This question already has an answer here:
- How does SSLstrip work? 5 answers
I've been searching on google and I found other topics like this one (Does https prevent man in the middle attacks by proxy server?) that say man in the middle on public wifi will not be able to decrypt ssl unless the user accepts a security warning about the SSL certificate being invalid. But someone posted the following on reddit and now I'm not sure? Is it really that easy to decrypt with the user seeing nothing like the following seems to say?
It's called a MITM (Man In The Middle) attack, and it's a lot like listening into a phone call from another room in your house.
Basically, the way it works is you "trick" all the devices connected that you are now the router. The device connected to the WiFi has no idea, because your computer is spoofing the MAC address and SSID of the network. To them they're still connected to WiFi and still have internet access.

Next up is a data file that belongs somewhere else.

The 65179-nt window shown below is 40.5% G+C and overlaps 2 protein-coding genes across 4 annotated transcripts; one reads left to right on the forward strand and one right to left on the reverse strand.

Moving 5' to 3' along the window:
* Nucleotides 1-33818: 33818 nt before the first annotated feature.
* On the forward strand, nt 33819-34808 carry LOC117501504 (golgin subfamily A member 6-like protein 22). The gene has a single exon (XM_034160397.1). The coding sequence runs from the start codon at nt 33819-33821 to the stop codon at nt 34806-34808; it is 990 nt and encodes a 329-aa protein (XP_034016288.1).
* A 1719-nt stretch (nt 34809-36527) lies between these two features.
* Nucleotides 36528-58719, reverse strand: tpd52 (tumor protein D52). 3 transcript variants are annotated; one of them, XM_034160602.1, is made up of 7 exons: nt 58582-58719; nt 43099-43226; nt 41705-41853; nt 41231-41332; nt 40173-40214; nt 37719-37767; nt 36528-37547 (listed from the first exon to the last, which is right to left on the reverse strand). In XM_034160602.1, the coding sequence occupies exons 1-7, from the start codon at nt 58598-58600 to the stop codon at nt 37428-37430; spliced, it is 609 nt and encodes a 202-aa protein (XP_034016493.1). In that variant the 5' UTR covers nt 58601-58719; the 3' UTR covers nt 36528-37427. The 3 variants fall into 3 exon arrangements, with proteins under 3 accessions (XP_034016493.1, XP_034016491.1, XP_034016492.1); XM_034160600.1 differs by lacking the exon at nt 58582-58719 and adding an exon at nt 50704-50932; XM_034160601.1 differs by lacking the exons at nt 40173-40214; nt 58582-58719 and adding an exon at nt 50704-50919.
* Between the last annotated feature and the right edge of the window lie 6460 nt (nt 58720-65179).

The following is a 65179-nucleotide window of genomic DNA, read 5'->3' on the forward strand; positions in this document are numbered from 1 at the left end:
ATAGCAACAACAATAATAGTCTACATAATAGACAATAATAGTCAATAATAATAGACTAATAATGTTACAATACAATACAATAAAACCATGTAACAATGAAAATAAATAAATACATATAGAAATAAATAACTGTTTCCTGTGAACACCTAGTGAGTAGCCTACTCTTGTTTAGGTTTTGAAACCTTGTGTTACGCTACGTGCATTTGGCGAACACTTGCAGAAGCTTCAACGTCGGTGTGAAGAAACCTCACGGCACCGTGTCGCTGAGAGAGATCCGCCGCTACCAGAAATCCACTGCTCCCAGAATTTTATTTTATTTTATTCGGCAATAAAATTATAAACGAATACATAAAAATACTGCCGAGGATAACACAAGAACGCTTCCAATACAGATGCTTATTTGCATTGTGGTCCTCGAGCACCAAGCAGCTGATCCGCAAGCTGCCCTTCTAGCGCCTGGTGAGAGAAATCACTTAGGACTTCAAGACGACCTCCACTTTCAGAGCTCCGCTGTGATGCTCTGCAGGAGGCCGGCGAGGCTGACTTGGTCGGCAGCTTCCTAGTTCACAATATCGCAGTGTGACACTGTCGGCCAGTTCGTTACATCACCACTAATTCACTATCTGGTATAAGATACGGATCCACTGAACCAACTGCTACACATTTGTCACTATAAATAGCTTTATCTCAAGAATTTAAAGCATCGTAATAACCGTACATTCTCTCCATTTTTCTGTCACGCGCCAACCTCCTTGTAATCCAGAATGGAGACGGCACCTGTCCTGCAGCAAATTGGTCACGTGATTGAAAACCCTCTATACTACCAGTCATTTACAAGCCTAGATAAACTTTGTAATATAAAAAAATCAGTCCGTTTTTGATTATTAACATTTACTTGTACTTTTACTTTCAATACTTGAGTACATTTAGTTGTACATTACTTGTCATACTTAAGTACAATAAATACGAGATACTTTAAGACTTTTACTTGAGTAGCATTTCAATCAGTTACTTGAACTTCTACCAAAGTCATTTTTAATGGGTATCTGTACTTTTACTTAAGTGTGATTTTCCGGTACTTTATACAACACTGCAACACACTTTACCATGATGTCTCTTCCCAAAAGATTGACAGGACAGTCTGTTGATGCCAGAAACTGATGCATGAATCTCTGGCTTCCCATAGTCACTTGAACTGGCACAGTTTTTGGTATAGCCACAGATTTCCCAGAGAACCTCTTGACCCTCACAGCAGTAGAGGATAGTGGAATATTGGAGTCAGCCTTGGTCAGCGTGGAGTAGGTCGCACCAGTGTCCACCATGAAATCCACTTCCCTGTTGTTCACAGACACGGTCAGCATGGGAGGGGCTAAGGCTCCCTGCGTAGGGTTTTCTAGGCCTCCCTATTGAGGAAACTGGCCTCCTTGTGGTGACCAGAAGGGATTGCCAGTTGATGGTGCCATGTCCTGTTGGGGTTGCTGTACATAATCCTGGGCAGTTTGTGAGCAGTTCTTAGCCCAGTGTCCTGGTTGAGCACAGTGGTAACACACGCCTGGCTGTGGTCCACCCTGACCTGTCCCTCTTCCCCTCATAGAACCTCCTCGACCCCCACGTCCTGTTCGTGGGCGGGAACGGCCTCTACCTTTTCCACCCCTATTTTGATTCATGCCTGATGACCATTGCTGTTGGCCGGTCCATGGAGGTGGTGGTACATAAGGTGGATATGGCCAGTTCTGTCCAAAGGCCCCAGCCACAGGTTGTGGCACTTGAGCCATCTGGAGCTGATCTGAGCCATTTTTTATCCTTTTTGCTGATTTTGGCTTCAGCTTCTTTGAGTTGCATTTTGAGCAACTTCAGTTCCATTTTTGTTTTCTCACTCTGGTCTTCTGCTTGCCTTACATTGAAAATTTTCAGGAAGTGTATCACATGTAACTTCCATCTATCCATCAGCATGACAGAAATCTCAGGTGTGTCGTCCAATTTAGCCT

Meanwhile, on your system, because everyone is now connected to you, and you're forwarding all their requests to the real router, you're basically the router and you can capture all the traffic that goes through you; every single byte. Stripping the SSL is trivial at best, and what you do is "clone" the packets and forward the original to the client. They have no idea because everything checks out (SSL certs and all that are untouched) yet you have still captured the data and "decrypted" it. At that point, everything is basically clear text.
I've demonstrated this to friends pretty much everywhere that has WiFi; McDonalds, Tim Hortons, A&W, their own WiFi at home, you name it. The only sure way to protect yourself is an encrypted VPN, which encrypts the traffic locally before sending it over the network, and is nigh impossible to crack.